There was much discussion on how the fund would be managed, including the suggestion that it be managed by a bank. The Minister for Finance was anxious not to get involved in taking decisions on how to invest the money as he wanted an expert group to deal with it. He set up a commission which was granted all the decision making powers. As some group had to look after the public interest, the question was whether the NTMA, the Department of Finance or a new agency would do it. The Department did not seem to have any wish to do it as it would have had similar problems with the recruitment of staff. There was no wish either to set up a new body and we only discovered later that the Central Bank had expressed an interest. The NTMA had to hire people from financial institutions and the private sector who were experts in the area to assist us in managing the fund, which is now worth €10.5 billion.
The NTMA was also granted control over the National Development Finance Agency. That came into existence at the beginning of 2003. We had to start these agencies from scratch as there was no model nor existing agency. Up until that stage, if a Department had a project, it would hire a pool of experts at high cost who would develop the expertise needed for a specific project. When the project was completed, the group dispersed and the expertise was lost. The idea with the National Development Finance Agency was that if there was a pool of expertise available to the State, then it could be used again and again for different projects.
The Act to establish the National Development Finance Agency provided for three things. The NTMA would run the agency, it would advise on the optimal way of financing major infrastructure projects and it could borrow or guarantee up to €5 billion for these projects if it was cheaper for the NTMA to fund them instead of the private sector. The NTMA could also set up special purpose companies. This was an attempt to find out if it could get projects off the State's balance sheet as there has been a view that many desirable infrastructure projects have been held up because of EUROSTAT rulings and so on. If these projects could be cleared off the balance sheet, they could go ahead. This is another new organisation and its first chief executive resigned last December. Anne Counihan then took over as chief executive.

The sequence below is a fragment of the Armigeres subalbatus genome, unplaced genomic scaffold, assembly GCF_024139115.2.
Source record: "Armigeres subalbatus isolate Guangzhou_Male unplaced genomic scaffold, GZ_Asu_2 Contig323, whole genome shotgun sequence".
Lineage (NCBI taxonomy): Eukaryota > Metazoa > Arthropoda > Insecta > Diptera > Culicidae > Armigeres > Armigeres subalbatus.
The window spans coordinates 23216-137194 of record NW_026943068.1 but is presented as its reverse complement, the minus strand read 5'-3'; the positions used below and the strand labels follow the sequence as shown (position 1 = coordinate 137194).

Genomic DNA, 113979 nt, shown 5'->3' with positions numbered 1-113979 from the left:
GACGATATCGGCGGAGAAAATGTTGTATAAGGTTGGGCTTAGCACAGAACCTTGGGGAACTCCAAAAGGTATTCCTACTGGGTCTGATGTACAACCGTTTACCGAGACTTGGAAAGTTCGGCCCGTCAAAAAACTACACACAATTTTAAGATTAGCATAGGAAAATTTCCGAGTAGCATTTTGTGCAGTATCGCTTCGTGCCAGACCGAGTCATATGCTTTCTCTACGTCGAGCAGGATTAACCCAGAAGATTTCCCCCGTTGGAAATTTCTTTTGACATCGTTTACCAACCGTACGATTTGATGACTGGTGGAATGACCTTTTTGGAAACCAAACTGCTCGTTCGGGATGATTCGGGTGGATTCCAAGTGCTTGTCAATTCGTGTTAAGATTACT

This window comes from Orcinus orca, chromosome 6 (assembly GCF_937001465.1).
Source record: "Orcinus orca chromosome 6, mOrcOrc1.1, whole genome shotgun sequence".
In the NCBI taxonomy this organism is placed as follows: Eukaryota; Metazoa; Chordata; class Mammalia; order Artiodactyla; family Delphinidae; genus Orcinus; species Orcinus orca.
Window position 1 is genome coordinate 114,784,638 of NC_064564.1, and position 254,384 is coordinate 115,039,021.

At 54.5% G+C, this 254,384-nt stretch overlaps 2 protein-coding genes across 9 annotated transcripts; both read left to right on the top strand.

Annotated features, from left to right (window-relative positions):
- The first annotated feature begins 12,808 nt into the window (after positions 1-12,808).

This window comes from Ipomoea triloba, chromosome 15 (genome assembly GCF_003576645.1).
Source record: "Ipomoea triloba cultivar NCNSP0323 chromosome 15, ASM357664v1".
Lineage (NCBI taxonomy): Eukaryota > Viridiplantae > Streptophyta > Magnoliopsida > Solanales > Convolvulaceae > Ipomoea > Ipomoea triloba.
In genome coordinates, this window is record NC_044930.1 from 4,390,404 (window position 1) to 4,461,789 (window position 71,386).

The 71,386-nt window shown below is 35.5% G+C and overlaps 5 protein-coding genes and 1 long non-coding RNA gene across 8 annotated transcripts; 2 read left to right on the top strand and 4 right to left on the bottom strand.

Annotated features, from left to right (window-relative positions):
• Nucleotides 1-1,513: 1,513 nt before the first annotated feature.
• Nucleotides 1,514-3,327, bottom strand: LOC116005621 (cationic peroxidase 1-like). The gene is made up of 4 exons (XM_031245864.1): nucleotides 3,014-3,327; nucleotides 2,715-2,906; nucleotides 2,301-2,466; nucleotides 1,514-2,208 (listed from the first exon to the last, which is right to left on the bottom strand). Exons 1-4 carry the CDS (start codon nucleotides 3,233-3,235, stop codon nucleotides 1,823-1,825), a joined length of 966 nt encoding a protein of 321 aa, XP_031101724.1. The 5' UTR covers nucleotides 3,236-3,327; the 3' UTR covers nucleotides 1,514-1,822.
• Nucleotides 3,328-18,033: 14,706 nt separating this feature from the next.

The NTMA also undertakes a number of other activities. It acts as a central treasury service for local authorities, health boards, VECs and so on. This initiative seeks to prevent these bodies from paying too much to banks. If they had spare cash they placed it with banks but got a poor rate of return and if they wanted to borrow money they paid over the odds for it. The NTMA will give them a reasonable rate of return and will lend them cash if they are short. It can do that on a short-term or long-term basis. The level of expertise in many State entities is quite low. Some local authorities claimed that the NTMA was charging them too much, although it was over a 20-year period, and that they could get cheaper money from banks. We at the NTMA could not understand how the banks were prepared to do this so we asked to see the documentation. No one would do this but one local authority agreed that we could look at the legal agreement it had with the banks. When we looked at the agreement there were different kinds of break clauses. The bank had the right to demand its cash back in six months rather than 20 years. These documents are cleverly worded but officials at the NTMA have the expertise to spot those clauses.
We are also funding the housing finance agency. This agency had been borrowing on the market in its own name with the State's guarantee. We considered that there was no point in having two State entities borrowing, especially since this agency was paying more than the NTMA for money. We are now acting on its behalf to raise the money that it requires and it has made savings as a result. We also manage the social insurance fund on behalf of the Minister for Finance, which is worth over €1 billion. We manage the dormant accounts fund on behalf of the board that has been set up to do it. We manage liquidity on behalf of the European Central Bank. The ECB requires a five-day forecast of the amount of cash that the NTMA has in the Central Bank on behalf of the Government. It requires this information to manage liquidity within the eurozone. The amount of money that is in surplus or deficit has to be put in the market. We frequently find ourselves in the situation late in the day with a surplus or a deficit of between €500 million and €1 billion. We then have to either place it in the market or raise that money to maintain a deposit with the Central Bank. That is one of those awkward jobs where one has to search the market around the world and try to find out if there is any spare cash or if anyone wants to have our cash.
That is a quick synopsis of what the NTMA does. When I was before the Committee of Public Accounts a few months ago, we went through many of the issues from 2002. I circulated the end of year press release. We have been anxious to get whatever information we have into the public arena as quickly as possible. We have had a press release every year on 31 December, which is a pretty demanding target. The chairman of the national pensions reserve fund was anxious to release information on the pension funds. He therefore issued a review for 2003. The "Ireland information memorandum" is another document which we just released. It is a marketing document which essentially provides information on what we do.